Chris Strachwitz, a producer, musicologist and one-man preservation society whose Arhoolie Records released thousands of songs by regional performers and comprised an extraordinary American archive that became known and loved worldwide, has died. He was 91.
Strachwitz, recipient in 2016 of a Trustees Award from the Recording Academy, passed away Friday (May 5) from complications with congestive heart failure at an assisted living facility in the San Francisco Bay Area’s Marin County, the Arhoolie Foundation said Saturday.
Admired by Bob Dylan, Bonnie Raitt and many others, Strachwitz was an unlikely champion of the American vernacular — a native German born into privilege who fell deeply for his adopted country’s music and was among the most intrepid field recorders to emerge after Alan Lomax.
He founded Arhoolie in 1960 and over the following decades traveled to Mississippi, Texas and Louisiana, among other states, on a mission that rarely relented: taping little-known artists in their home environments, be it a dance hall, a front porch, a beer joint, a backyard.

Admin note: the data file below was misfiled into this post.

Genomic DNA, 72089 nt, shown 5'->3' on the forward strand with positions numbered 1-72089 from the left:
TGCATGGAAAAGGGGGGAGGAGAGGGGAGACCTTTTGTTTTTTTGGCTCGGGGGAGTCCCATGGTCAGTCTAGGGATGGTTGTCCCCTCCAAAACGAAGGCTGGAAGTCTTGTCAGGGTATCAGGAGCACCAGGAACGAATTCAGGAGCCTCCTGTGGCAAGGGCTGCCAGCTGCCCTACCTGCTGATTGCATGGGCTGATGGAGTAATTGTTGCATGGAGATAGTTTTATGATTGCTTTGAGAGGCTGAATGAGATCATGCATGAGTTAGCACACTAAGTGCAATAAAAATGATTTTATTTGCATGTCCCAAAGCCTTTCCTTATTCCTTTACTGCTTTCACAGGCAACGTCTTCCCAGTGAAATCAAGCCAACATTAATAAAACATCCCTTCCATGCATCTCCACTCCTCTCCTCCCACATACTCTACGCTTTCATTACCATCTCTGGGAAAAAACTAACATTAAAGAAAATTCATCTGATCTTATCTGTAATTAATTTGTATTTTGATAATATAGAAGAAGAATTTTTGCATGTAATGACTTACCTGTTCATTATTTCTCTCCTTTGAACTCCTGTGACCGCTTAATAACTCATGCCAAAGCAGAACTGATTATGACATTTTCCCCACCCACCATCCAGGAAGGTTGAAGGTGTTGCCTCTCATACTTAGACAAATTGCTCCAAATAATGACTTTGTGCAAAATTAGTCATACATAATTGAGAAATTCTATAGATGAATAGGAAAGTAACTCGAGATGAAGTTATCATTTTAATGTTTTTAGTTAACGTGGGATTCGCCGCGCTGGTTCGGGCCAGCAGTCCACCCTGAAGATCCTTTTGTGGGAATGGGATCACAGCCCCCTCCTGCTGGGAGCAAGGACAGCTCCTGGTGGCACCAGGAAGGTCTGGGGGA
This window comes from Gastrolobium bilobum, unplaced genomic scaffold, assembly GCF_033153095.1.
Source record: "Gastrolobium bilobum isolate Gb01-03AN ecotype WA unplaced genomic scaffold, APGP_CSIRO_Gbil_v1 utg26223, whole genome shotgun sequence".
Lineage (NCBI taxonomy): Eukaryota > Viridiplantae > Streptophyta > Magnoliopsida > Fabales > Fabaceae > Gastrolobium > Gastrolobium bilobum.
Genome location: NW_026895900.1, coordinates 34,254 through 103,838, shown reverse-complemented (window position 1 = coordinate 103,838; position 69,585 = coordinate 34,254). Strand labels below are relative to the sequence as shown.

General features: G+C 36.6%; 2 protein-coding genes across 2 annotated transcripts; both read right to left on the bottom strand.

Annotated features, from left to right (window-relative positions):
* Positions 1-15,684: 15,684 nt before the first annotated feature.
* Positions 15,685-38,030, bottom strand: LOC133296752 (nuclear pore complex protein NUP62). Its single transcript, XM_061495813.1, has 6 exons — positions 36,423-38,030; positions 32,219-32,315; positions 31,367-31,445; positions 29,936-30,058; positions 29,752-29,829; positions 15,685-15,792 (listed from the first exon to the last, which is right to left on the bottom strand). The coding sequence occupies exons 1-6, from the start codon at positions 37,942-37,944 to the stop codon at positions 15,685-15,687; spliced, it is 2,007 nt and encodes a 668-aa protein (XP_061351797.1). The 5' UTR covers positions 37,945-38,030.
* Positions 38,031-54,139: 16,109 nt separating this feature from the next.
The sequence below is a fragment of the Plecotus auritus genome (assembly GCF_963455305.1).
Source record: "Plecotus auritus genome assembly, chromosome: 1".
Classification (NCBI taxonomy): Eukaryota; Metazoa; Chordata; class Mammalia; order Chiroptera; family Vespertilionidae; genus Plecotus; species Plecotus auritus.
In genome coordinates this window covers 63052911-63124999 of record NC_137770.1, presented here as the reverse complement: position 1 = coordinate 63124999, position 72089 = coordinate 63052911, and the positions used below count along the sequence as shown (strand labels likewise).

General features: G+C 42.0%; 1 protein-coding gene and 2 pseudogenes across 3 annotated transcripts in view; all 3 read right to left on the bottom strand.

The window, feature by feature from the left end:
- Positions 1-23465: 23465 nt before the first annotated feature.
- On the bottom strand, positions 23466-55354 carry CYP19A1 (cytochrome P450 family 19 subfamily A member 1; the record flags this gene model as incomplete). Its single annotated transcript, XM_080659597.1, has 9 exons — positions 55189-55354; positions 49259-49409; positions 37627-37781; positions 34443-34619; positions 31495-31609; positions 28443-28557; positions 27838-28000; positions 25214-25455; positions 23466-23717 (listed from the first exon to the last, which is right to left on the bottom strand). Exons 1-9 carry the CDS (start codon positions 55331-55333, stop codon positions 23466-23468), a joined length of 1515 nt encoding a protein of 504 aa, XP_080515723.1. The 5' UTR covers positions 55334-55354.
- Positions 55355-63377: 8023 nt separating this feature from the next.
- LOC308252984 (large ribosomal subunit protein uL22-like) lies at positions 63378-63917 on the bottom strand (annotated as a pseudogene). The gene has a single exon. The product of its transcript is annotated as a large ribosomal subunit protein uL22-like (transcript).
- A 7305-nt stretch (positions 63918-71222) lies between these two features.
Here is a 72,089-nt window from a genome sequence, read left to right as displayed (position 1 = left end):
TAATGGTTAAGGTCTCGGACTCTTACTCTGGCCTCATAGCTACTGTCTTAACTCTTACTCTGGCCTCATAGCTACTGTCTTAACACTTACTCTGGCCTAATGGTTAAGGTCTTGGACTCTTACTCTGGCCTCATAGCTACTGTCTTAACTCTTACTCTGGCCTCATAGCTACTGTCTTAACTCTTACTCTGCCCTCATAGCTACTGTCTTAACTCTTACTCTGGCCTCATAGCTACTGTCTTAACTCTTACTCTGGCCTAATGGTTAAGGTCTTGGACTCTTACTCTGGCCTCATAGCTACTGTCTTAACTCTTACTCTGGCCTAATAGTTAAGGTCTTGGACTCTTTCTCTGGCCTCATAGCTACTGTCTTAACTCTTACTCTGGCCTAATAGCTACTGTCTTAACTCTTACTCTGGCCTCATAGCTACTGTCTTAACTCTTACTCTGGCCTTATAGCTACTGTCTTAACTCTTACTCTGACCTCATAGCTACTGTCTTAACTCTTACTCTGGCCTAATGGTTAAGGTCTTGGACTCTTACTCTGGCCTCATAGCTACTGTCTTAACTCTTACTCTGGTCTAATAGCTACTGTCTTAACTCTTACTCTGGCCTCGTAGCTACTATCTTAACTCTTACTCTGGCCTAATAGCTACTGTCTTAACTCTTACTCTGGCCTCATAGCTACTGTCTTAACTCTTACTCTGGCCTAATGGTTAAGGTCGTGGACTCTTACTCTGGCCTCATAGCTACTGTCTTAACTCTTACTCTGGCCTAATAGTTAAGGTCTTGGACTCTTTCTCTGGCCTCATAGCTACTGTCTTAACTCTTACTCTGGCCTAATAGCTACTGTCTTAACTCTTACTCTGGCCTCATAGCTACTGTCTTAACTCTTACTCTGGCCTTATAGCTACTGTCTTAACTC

“My stuff isn’t produced. I just catch it as it is,” he explained in the 2014 documentary This Ain’t No Mouse Music.
The name Arhoolie, suggested by fellow musicologist Mack McCormick, is allegedly a regional expression for field holler.
Ry Cooder would call him “El Fanatico,” the kind of true believer for whom just the rumor of a musician worth hearing would inspire him to get on a bus and ride hundreds of miles — like the time he sought out bluesman Lightnin’ Hopkins in Houston. Strachwitz amassed a vast catalog of blues, Tejano, folk, jazz, gospel and Zydeco, with Grammy winners Flaco Jimenez and Clifton Chenier among those who later attracted wider followings. An Arhoolie 50-year anniversary box set featured Maria Muldaur, Taj Mahal, Savoy Family Band and Cooder, who would cite the Arhoolie release Mississippi’s Big Joe Williams and His Nine-String Guitar as an early inspiration.
“It just jumped out of the speaker on this little school record player,” Cooder told NPR in 2013, adding that he decided “once and for all” to become a musician. “I’m gonna do this, too. I’m gonna get good on guitar, and I’m gonna play it like that.”
Strachwitz despised most commercial music — “mouse music,” he called it — but he did have just enough success to keep Arhoolie going. In the mid-1960s, he recorded an album in his living room for no charge by Berkeley-based folk performer Joe McDonald, who in turn granted publishing rights to Arhoolie. By 1969, McDonald was leading Country Joe McDonald and the Fish and one song from the Arhoolie sessions, the anti-war anthem “I-Feel-Like-I’m-Fixin’-to-Die Rag,” was a highlight of the Woodstock festival and soundtrack.